The Fox Woman

Front Cover
Macmillan, Feb 3, 2001 - Fiction - 384 pages
15 Reviews
Kij Johnson has created an achingly beautiful love story, a fable wrapped in smoke and magic set against the fabric of ancient Japan. Johnson brings the setting lovingly to life, describing a world of formalities and customs, where the exchange of poetry is a form of conversation and everything has meaning, from the color of the silks on wears to how one may address others.

Yoshifuji is a man fascinated by foxes, a man discontented and troubled by the meaning of life. A misstep at court forces him to retire to his long-deserted country estate, to rethink his plans and contemplate the next move that might return him to favor and guarantee his family's prosperity.

Kitsune is a young fox who is fascinated by the large creatures that have suddenly invaded her world. She is drawn to them and to Yoshifuji. She comes to love him and will do anything to become a human woman to be with him.

Shikujo is Yoshifuji's wife, ashamed of her husband, yet in love with him and uncertain of her role in his world. She is confused by his fascination with the creatures of the wood, and especially the foxes that she knows in her heart are harbingers of danger. She sees him slipping away and is determined to win him back from the wild...for all that she has her own fox-related secret.

Magic binds them all. And in the making (and breaking) of oaths and honors, the patterns of their lives will be changed forever.

The Fox Woman is a powerful first novel, singing with lyrical prose and touching the deepest emotions. A historically accurate fantasy, it gives us a glimpse into, and an understanding of, the history that shaped the people of one of our world's greatest nations. But it is also a story about people trying to understand each other and the times they live in, people trying to see through illusions to confront the truth of who they are.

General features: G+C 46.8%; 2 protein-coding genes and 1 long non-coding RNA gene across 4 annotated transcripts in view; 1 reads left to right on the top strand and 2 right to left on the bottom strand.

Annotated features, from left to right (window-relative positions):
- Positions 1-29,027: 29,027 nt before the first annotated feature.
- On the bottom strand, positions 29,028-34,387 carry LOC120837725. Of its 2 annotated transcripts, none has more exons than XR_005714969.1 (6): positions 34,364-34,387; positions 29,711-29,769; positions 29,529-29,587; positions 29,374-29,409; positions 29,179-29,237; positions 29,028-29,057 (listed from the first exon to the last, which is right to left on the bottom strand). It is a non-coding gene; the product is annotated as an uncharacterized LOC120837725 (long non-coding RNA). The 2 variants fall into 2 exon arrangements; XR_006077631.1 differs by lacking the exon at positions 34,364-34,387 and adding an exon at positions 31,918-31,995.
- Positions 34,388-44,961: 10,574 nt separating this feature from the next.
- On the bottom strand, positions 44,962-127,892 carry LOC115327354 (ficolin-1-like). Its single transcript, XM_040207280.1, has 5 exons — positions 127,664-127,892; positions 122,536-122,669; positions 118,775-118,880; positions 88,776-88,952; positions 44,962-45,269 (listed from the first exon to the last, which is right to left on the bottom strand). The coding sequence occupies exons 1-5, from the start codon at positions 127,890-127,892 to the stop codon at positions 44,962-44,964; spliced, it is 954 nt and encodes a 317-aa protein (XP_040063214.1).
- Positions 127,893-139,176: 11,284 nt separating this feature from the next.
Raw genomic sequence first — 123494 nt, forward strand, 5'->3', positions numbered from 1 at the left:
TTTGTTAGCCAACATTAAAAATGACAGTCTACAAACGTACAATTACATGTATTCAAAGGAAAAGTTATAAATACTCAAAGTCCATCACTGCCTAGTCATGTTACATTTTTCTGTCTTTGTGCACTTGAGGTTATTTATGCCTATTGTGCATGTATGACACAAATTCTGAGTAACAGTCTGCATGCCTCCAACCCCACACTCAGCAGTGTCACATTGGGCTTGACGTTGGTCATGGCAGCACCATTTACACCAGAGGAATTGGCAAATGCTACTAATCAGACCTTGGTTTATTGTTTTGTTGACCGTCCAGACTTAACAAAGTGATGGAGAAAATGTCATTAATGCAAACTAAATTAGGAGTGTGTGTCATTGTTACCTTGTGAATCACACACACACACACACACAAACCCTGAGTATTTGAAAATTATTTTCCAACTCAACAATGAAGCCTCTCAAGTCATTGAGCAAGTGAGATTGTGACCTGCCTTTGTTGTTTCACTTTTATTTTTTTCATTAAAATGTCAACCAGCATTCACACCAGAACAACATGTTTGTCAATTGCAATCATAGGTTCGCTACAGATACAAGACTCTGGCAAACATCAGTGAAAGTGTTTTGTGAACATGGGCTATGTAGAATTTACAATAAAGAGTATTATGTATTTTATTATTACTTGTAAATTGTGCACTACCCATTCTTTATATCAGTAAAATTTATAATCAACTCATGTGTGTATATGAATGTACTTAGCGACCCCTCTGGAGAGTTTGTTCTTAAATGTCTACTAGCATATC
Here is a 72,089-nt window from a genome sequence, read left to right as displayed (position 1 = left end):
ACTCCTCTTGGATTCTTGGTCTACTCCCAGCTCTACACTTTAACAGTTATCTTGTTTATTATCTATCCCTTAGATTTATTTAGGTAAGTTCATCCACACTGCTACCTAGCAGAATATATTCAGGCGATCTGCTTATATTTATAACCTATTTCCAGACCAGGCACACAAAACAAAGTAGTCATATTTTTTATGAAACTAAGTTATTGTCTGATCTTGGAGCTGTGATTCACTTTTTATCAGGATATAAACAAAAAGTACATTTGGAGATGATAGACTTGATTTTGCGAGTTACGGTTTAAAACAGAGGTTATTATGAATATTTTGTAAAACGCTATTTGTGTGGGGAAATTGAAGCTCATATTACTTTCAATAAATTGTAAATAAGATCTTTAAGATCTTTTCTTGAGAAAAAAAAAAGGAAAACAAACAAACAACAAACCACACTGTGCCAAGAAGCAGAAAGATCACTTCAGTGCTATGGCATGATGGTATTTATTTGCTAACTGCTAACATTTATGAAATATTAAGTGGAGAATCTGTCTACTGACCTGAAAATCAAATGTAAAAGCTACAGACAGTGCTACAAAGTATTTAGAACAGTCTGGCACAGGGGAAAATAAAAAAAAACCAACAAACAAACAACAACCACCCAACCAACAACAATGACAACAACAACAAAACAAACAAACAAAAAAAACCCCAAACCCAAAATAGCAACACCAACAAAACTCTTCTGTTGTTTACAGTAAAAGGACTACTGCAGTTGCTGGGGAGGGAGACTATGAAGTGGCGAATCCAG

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Review: The Fox Woman

User Review  - Margaret - Goodreads

It took me forever to read this book because it was so boring! Even the soft porn it is chock full of is boring! Read full review

Review: The Fox Woman

User Review  - Queenie - Goodreads

An absolutely stunning read. I was unable to get through it the first time I picked up the book and I really don't know what compelled me to give it a second chance but I am VERY glad that I did! I ... Read full review

Selected pages

Contents

THE NEW YEAR
7
SPRING
11
SUMMER
89
AUTUMN
175
WINTER
307
THE NEW YEAR
377
Copyright

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About the author (2001)

Kij Johnson is the author of several novels, including The Fox Woman and Fudoki. Her short fiction has sold to Amazing Stories, Analog, Asimov's, Duelist Magazine, Fantasy & Science Fiction, and Realms of Fantasy. She won the Theodore A. Sturgeon award for the best short story of 1994 for her novelette in Asimov's, "Fox Magic." In 2001, she won the International Association for the Fantastic in the Art's Crawford Award for best new fantasy novelist of the year.

She taught writing and science-fiction writing at Louisiana State University and at the University of Kansas, and has lectured on creativity and writing at bookstores and businesses across the country. Since 1994, she has assisted at the Writer's Workshop for Science Fiction, hosted by the Center for the Study of Science Fiction at the University of Kansas. Since 1999, she has taught a series of writing seminars at the GenCon Game Fair.

In the past ten years, she has worked as managing editor at Tor Books; collections and special editions editor for Dark Horse Comics; editor, continuity manager and creative director for Wizards of the Coast; and as a program manager on the Microsoft Reader. She has also run chain and independent bookstores, worked as a radio announcer and engineer, edited cryptic crosswords, and waitressed in a strip bar.

She lives in Lawrence, Kansas, with her husband, writer Chris McKitterick, a dog and two cats.

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